Eastern Regional Police Command has arrested 60 Independent Representatives (IRs) of the dissolved online network marketing company Quest Net (Q-net).
The IRs and their recruits were arrested in a swoop conducted by the Ghana Police Service at some parts of Koforidua such as Trom, Two-Streams, Bornya, and other parts of New Juaben South where they operate in rented apartments.
The IRs were operating in the area despite the online network marketing company’s dissolution by the court.
Their arrest follows a complaint lodged by some residents that the operations of the representatives of the company were becoming a threat to their security.
The victims, largely Togolese, Nigerians and Burkinabes, were made to pay huge amounts for recruitment into the mining sector, football clubs or COCOBOD in Ghana, only to be defrauded.
The victims were later camped in a room and forced to lure other victims into it.
Meanwhile, in 2022, the Commercial Division of the Accra High Court ordered the dissolution of Quest Net Limited (Q-NET) for engaging in illegal, dishonest and fraudulent business activities following a petition by the Attorney-General (AG), Godfred Yeboah Dame.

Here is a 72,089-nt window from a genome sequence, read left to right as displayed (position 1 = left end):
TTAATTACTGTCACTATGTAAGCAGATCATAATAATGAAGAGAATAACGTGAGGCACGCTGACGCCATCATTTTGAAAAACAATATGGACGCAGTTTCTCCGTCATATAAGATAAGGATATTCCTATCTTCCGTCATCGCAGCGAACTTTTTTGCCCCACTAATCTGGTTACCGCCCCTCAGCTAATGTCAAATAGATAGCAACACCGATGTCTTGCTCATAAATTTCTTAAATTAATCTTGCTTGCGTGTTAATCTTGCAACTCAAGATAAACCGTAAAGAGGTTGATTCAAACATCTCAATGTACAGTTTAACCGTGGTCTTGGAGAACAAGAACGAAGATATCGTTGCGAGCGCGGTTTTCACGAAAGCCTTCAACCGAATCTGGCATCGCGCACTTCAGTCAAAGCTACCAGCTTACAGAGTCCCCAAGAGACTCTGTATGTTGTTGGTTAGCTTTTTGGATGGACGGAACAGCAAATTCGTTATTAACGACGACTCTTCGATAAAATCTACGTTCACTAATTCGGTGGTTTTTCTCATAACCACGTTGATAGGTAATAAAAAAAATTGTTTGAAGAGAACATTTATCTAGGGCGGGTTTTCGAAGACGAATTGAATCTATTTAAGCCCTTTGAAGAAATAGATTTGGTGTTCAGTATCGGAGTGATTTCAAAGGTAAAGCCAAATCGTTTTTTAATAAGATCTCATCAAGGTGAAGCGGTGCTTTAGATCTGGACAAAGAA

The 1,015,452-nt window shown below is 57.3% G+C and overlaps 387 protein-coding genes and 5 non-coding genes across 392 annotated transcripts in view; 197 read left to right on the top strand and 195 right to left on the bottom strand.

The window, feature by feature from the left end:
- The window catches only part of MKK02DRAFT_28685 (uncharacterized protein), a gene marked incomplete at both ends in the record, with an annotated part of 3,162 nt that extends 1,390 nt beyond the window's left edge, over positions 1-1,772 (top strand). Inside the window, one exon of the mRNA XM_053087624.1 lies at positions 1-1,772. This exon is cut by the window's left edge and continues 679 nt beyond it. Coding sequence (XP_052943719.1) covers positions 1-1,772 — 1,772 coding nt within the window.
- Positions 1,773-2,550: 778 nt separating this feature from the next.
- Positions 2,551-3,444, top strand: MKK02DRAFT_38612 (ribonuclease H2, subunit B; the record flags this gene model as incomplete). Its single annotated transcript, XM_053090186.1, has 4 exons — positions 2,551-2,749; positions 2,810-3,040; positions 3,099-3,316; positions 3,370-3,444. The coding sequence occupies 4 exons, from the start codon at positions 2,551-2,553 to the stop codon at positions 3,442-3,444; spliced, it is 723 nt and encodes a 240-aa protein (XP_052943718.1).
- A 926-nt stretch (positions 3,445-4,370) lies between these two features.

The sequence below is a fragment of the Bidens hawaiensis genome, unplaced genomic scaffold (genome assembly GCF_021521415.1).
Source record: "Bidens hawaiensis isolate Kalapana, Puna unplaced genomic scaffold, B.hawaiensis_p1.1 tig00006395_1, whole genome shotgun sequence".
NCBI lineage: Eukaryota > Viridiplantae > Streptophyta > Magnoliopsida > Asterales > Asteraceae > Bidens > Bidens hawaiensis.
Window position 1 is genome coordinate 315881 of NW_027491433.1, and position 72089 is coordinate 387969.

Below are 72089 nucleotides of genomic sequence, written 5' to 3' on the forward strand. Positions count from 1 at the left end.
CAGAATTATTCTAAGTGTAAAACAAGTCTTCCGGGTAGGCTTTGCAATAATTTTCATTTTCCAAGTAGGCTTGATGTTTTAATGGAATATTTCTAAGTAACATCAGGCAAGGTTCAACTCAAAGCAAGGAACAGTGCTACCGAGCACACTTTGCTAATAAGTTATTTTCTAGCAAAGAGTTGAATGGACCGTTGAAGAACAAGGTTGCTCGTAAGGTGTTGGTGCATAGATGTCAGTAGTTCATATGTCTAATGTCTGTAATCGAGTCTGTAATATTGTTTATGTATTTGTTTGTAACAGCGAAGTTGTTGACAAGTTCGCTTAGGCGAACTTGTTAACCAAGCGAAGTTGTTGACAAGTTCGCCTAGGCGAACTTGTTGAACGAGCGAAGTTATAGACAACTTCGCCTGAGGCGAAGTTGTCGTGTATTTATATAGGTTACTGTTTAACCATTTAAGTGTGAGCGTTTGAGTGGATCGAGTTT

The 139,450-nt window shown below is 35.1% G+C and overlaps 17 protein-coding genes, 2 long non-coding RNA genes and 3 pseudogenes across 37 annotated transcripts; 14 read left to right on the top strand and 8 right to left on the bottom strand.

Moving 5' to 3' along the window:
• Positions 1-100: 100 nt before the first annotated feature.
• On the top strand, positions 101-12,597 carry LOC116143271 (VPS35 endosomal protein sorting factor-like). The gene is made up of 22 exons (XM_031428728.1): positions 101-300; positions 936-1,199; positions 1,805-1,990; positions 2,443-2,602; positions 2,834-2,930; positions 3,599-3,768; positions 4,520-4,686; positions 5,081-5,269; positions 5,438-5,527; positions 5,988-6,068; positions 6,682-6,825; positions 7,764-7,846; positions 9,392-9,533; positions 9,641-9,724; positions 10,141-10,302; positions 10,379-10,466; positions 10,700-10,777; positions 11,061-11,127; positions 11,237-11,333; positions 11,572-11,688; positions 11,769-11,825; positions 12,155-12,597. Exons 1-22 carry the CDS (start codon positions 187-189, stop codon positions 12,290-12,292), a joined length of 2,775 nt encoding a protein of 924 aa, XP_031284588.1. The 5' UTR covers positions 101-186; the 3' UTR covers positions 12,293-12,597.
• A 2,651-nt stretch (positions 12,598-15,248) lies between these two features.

The company, however, failed to file an appearance and did not respond to the petition.
The court, in its judgment dated July 20, 2022, presided over by Justice Jennifer Abena Dadzi, upheld the arguments made by the A-G.
The court also restrained the directors, members, and officers of the company from exercising any powers that pertained to the running of the company under the then Companies Act, 1963, Act 179, under which Q-NET was incorporated, according to a Daily Graphic report.
The court further granted the A-G an order to appoint the Registrar of Companies, in her capacity as Official Liquidator, to exercise the powers of a liquidator, including managing the assets of Q-NET pending the making of a winding order by the court.
“In this regard, the money obtained by the respondent from its activities represents proceeds of crime and I find that the failure of the respondent to explain the nature of its activities and what it was doing with the money so collected from the public, short of laundering the money, is itself indicative of the company operating in an illegal or inherently objectionable manner,” the court said.